Putting Out a Twitter Fire – Dos and Don’ts

June 7, 2018

Putting Out a Twitter Fire – Dos and Don’ts

June 7, 2018


Last week, actress Roseanne Barr of Roseanne tweeted a racist comment directed at Valerie Jarrett, an Obama White House advisor. Twitter users, including actors on the show and other celebrities, wasted no time in condemning her tweet and calling on ABC to cancel the show. ABC’s entertainment president, Channing Dungey, called Barr’s tweet “abhorrent, repugnant, and inconsistent with our values.” Robert Iger, the chief executive of the Walt Disney Company, ABC’s corporate parent, revealed that Disney and ABC were cancelling the show. While Barr initially defended her tweet and tried to clarify her statement, she eventually tweeted an apology. However, her subsequent actions were a textbook example of how not to put out a Twitter fire. After seeming to make excuses for her conduct, as well as continuing to tweet after saying she would suspend her Twitter account, she faced even more heat.

Barr’s is a cautionary tale to all social media users. And, while it may be tempting for companies and brands to dismiss Barr’s case as one person’s racist outburst, they too can fall victim to insensitive, offensive, or clumsy Twitter activity. Companies should also keep in mind that on-the-ground crises have the potential to escalate into Twitter disasters when users share videos, screenshots, and personal accounts of company missteps. In today’s social media-ruled world, backlash against company blunders can be swift and violent. Consider, for example, the many #Boycott and #Delete movements against brands and companies, like Starbucks, United Airlines, and Uber, in the past year.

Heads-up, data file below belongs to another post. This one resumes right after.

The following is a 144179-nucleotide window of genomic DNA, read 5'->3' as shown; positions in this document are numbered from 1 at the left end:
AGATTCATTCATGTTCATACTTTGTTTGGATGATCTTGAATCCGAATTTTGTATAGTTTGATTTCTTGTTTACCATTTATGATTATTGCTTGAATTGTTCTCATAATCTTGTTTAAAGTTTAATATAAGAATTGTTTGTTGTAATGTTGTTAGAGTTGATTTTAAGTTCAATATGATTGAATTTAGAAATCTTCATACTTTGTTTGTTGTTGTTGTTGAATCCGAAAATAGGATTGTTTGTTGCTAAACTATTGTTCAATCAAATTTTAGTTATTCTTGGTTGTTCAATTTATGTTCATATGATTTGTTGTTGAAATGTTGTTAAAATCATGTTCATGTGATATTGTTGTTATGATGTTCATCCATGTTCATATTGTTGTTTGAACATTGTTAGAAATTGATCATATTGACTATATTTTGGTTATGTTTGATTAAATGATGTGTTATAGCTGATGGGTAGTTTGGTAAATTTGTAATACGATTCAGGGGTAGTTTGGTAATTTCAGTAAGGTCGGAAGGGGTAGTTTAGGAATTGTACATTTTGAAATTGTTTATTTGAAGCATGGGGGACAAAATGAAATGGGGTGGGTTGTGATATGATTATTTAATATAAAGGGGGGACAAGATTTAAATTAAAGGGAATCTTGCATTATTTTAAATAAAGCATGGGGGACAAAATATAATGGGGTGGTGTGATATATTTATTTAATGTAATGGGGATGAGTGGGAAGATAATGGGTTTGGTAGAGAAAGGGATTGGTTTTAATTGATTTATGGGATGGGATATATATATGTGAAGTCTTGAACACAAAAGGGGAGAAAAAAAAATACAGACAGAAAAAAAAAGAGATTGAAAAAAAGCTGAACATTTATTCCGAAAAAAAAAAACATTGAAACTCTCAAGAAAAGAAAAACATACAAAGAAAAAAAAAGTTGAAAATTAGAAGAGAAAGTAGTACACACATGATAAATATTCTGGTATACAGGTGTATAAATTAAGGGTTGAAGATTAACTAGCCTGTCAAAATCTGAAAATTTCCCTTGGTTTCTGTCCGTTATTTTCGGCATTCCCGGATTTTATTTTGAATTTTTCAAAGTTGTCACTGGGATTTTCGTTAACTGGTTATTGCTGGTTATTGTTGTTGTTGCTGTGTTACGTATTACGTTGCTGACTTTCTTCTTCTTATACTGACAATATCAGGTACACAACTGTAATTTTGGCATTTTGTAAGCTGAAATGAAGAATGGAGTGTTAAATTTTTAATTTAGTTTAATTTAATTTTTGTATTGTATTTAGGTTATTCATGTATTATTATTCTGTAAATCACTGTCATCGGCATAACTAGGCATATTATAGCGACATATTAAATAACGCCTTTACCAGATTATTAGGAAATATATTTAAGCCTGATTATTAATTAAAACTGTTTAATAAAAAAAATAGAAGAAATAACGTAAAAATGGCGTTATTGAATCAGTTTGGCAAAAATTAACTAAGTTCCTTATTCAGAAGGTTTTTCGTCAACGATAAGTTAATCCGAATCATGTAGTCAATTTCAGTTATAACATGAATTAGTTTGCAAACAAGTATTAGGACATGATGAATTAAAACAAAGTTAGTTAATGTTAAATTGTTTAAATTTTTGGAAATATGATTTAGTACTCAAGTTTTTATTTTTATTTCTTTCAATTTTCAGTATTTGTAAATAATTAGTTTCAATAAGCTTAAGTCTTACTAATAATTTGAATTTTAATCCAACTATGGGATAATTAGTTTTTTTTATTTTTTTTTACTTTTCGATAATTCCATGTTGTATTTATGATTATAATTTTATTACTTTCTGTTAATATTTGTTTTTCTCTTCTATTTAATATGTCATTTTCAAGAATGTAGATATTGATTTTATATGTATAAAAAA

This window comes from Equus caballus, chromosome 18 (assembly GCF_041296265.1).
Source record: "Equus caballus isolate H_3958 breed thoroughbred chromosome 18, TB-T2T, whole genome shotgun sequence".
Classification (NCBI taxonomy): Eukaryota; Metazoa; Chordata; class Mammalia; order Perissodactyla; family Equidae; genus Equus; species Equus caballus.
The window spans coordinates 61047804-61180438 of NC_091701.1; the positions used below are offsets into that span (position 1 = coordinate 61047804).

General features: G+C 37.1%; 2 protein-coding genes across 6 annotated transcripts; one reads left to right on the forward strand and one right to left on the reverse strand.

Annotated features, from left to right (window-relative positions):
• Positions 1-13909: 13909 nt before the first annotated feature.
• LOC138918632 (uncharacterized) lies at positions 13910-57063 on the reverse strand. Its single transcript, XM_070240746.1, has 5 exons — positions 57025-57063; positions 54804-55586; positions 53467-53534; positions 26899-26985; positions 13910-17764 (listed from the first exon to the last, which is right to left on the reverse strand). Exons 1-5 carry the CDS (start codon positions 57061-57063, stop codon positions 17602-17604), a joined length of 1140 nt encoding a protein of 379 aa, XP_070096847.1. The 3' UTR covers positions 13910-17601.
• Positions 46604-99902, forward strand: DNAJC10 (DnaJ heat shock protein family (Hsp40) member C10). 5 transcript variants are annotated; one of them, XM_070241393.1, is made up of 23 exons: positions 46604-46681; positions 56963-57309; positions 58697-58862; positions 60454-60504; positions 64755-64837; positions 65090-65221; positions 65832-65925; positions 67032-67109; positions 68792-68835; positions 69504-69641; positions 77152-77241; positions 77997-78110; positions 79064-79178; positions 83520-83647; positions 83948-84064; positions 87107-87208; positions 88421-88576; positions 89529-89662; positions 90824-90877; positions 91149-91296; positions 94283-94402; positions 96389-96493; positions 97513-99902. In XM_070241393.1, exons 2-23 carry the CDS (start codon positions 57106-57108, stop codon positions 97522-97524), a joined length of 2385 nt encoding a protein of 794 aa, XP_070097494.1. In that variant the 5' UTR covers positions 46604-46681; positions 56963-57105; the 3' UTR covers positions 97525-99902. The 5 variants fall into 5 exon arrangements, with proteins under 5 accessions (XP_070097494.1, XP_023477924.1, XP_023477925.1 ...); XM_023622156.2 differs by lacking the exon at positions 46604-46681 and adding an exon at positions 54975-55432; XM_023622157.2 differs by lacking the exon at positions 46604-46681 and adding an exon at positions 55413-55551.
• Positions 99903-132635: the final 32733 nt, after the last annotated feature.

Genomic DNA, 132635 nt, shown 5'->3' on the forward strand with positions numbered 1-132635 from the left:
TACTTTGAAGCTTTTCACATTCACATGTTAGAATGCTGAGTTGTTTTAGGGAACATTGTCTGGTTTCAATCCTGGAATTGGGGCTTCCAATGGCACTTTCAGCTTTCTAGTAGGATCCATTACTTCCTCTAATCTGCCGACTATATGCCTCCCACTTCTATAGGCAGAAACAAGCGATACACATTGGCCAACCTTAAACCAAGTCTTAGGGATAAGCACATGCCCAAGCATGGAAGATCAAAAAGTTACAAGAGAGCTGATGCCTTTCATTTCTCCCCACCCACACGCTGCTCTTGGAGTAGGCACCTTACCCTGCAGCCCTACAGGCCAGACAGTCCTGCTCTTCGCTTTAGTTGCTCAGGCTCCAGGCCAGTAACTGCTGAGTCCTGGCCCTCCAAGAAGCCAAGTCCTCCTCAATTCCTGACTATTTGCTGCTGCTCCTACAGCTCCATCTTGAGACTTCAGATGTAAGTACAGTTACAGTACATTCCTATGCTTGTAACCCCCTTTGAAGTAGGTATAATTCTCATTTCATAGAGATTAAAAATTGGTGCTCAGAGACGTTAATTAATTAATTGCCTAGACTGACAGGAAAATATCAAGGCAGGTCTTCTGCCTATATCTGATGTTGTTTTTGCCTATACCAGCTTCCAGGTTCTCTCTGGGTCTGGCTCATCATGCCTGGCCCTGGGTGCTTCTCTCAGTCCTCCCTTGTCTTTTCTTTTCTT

While the current social media environment can be challenging to navigate, companies, brands, and individuals can take actions to keep social media stumbles from escalating into full-blown crises. Tweet smarter by following the dos and don’ts below.

DO have a response plan

Companies and brands should have a protocol in place to address social media mistakes quickly and effectively. A plan removes confusion about what to do when an ill-conceived tweet sparks outrage, and also prevents rash decisions in the heat of the moment.

Designate a crisis response team in your company that will be responsible for determining whether, when, and how to respond – or stay silent – if a situations arises.Social media management tools can help monitor tweets about a situation so that you can gauge escalation and determine effectiveness of your crisis response.

DO delete the Tweet – but DON’T think that’s the end of the story

If a tweet is inconsistent with your company values, it shouldn’t be on your Twitter page. A good first step is to delete the offending post. After being called out for her racist comment about Jarrett, Barr deleted her tweets. By removing the tweets, Barr prevented further retweets and the proliferation of a comment she recanted.

Acknowledge deleting tweets in apologies, so that you don’t give the impression that you are sweeping mistakes under the rug. This is especially important since, even though tweets can be deleted, people still may have screenshots of the offending tweets. For example, after Barr deleted the initial tweet directed at Jarrett, news outlets continued to circulate screenshots of it.